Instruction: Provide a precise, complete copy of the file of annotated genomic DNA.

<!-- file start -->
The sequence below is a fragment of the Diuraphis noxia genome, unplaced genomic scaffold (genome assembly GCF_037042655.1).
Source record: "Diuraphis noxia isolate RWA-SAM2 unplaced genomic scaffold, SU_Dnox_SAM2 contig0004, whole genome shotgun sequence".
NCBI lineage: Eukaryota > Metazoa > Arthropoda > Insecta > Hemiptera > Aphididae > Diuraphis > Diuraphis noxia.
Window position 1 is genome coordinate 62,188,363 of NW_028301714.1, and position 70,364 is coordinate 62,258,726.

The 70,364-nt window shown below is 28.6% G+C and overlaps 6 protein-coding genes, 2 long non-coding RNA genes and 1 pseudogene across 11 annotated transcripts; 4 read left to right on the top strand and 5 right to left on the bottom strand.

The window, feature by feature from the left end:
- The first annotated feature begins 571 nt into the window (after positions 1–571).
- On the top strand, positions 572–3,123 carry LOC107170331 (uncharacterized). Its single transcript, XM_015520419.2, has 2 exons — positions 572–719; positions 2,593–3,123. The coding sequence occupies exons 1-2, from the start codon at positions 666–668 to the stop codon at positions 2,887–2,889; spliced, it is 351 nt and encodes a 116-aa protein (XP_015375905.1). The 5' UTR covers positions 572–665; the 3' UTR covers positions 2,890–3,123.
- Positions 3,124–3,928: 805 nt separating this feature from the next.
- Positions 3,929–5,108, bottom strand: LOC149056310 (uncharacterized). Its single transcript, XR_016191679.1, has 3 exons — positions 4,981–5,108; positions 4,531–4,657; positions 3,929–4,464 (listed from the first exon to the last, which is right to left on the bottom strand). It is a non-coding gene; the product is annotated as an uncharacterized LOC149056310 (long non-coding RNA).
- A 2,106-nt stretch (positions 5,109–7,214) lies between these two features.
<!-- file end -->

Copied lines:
The sequence below is a fragment of the Diuraphis noxia genome, unplaced genomic scaffold (genome assembly GCF_037042655.1).
Source record: "Diuraphis noxia isolate RWA-SAM2 unplaced genomic scaffold, SU_Dnox_SAM2 contig0004, whole genome shotgun sequence".
NCBI lineage: Eukaryota > Metazoa > Arthropoda > Insecta > Hemiptera > Aphididae > Diuraphis > Diuraphis noxia.
Window position 1 is genome coordinate 62,188,363 of NW_028301714.1, and position 70,364 is coordinate 62,258,726.

The 70,364-nt window shown below is 28.6% G+C and overlaps 6 protein-coding genes, 2 long non-coding RNA genes and 1 pseudogene across 11 annotated transcripts; 4 read left to right on the top strand and 5 right to left on the bottom strand.

The window, feature by feature from the left end:
- The first annotated feature begins 571 nt into the window (after positions 1–571).
- On the top strand, positions 572–3,123 carry LOC107170331 (uncharacterized). Its single transcript, XM_015520419.2, has 2 exons — positions 572–719; positions 2,593–3,123. The coding sequence occupies exons 1-2, from the start codon at positions 666–668 to the stop codon at positions 2,887–2,889; spliced, it is 351 nt and encodes a 116-aa protein (XP_015375905.1). The 5' UTR covers positions 572–665; the 3' UTR covers positions 2,890–3,123.
- Positions 3,124–3,928: 805 nt separating this feature from the next.
- Positions 3,929–5,108, bottom strand: LOC149056310 (uncharacterized). Its single transcript, XR_016191679.1, has 3 exons — positions 4,981–5,108; positions 4,531–4,657; positions 3,929–4,464 (listed from the first exon to the last, which is right to left on the bottom strand). It is a non-coding gene; the product is annotated as an uncharacterized LOC149056310 (long non-coding RNA).
- A 2,106-nt stretch (positions 5,109–7,214) lies between these two features.